Robert Redford Narrates Fourth of July Baseball Special 'The Glove' (Exclusive Video)

ESPN; Todd Williamson/Invision for Hennessy/AP Images

"The Natural" star celebrates the Independence Day holiday with America's pastime in a two-minute feature running during ESPN's baseball doubleheader on Friday.

Robert Redford played a baseball pitcher in the 1984 classic The Natural, and he has returned to the baseball field to narrate a new special to commemorate the 4th of July holiday.

The 77-year-old Oscar winner read an excerpt from an essay penned by MSNBC's Mike Barnicle that will run during ESPN's 4th of July major league baseball doubleheader on Friday.

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The Redford-voiced feature will air during the 3 p.m. ET New York Yankees at Minnesota Twins game and the 7 p.m. ET Tampa Bay Rays at Detroit Tigers showdown. The two-minute piece titled The Glove centers on the special relationship people have with their cherished baseball gloves.

In the eloquent commentary, Redford, who was classmates with baseball great and Dodger Hall of Famer Don Drysdale at Van Nuys High School, tells the story of the beloved leather.

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"The glove doesn't care how old you are, or how young, go ahead — put it on your hand, punch the pocket, shut your eyes," he tells fans of all ages.

The piece is produced by Barnicle's sons, Nick and Colin Barnicle, and Jeff Siegel, of Prospect Productions, who have previously produced 30 for 30 shorts for ESPN, as well as other essays for the network's Sunday Night Baseball and Baseball Tonight shows.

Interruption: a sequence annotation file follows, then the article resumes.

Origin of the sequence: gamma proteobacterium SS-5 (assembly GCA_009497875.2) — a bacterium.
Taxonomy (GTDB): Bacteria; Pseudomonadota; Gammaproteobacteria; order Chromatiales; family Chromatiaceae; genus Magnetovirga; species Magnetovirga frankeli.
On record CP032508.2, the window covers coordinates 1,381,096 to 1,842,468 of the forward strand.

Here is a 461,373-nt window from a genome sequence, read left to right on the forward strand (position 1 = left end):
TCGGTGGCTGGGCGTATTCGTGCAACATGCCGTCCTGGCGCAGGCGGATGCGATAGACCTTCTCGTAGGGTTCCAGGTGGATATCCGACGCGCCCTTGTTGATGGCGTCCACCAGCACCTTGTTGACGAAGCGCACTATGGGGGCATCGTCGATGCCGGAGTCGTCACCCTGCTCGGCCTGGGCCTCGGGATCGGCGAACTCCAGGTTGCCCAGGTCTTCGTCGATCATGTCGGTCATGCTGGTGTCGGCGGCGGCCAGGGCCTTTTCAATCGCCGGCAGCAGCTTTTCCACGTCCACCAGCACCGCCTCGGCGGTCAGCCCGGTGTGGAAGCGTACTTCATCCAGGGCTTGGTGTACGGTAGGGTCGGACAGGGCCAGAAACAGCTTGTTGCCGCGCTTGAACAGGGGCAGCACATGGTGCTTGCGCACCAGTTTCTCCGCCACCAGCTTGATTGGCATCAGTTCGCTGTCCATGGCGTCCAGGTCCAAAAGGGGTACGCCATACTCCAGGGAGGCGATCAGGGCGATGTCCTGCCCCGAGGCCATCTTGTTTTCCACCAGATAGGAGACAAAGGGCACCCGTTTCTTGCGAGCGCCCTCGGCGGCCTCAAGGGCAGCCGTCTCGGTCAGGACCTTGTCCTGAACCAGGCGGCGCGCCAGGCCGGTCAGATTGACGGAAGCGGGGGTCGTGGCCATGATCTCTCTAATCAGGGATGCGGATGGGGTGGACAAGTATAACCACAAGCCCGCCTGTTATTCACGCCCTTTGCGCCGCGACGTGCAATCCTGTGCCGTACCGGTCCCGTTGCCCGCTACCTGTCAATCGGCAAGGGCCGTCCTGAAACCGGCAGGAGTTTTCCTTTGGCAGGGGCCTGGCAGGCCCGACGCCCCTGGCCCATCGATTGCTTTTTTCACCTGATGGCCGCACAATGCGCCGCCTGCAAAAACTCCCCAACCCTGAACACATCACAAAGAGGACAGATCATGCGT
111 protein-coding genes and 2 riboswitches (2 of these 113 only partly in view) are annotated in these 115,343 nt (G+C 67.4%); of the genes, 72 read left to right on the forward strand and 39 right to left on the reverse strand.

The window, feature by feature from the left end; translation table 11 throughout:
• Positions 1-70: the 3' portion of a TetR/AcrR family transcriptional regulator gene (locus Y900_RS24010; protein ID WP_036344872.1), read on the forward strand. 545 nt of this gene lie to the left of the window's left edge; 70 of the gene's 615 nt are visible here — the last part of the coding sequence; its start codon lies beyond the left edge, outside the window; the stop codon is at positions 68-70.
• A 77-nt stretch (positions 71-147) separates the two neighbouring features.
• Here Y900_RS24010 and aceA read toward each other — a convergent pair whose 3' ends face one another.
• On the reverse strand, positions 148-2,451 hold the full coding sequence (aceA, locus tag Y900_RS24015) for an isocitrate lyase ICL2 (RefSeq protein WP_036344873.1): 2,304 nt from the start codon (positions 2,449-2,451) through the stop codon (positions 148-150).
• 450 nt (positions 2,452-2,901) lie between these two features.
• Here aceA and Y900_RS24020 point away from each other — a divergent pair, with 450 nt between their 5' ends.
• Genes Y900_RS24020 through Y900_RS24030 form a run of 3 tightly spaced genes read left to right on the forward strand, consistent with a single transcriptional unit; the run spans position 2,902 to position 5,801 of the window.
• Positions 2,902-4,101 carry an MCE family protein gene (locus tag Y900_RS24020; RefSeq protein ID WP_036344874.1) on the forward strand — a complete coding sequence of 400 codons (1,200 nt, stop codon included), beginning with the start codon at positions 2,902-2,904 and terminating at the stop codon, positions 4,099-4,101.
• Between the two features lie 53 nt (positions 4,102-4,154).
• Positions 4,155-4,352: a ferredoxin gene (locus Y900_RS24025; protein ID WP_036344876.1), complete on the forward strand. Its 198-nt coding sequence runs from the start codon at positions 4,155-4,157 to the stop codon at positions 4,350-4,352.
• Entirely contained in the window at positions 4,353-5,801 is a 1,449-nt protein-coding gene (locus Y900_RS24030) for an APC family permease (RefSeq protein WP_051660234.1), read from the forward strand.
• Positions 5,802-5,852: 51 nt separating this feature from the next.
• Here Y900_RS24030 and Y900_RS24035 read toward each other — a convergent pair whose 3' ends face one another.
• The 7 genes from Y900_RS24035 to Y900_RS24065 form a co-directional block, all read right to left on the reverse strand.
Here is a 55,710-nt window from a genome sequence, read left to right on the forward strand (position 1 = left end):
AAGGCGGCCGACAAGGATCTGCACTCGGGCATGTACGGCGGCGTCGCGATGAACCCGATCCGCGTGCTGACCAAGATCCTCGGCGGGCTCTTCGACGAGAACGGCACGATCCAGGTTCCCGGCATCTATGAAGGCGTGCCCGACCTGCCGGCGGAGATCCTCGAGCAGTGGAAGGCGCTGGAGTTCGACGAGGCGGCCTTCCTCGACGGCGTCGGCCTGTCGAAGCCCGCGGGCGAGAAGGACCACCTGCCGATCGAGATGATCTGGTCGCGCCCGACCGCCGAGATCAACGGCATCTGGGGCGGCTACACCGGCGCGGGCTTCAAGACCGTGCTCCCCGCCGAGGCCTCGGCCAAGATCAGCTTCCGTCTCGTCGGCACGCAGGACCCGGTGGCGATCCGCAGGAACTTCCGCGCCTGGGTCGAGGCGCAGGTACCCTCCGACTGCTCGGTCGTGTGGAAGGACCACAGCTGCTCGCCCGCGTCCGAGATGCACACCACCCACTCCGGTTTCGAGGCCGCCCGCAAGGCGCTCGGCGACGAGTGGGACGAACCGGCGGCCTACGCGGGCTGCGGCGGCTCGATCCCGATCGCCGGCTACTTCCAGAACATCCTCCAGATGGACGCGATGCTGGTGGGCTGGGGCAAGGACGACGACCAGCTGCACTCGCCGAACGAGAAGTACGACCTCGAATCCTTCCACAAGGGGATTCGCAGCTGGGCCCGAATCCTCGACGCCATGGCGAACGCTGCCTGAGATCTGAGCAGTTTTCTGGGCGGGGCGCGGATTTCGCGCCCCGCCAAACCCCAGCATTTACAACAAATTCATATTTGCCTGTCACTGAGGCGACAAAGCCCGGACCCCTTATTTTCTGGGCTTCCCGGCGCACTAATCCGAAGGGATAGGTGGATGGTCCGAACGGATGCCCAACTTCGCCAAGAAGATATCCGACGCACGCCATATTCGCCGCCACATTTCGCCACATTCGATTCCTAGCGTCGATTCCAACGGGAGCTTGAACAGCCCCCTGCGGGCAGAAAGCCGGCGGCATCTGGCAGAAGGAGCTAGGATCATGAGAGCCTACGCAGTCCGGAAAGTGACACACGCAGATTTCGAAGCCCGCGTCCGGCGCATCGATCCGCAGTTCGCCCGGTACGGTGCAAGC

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It was inspired by the idea of owning a baseball glove and how cathartic finding your old glove can be, explained Colin Barnicle. "People are so stressed and busy these days, but finding a beloved glove in the attic or basement or in the back of the trunk of your car can bring you back to childhood and make you feel young again. 

"Mike McQuade and Tom Archer, who produce Sunday Night Baseball for ESPN, suggested Redford for the voiceover, and we said, well, that’s funny because our dad is old friends with Robert!" he revealed, as Mike Barnicle had a small part The Candidate in 1972.

Redford's latest assignment "took him one take — he’s such a professional," added Colin.

Watch an exclusive video clip of the segment below.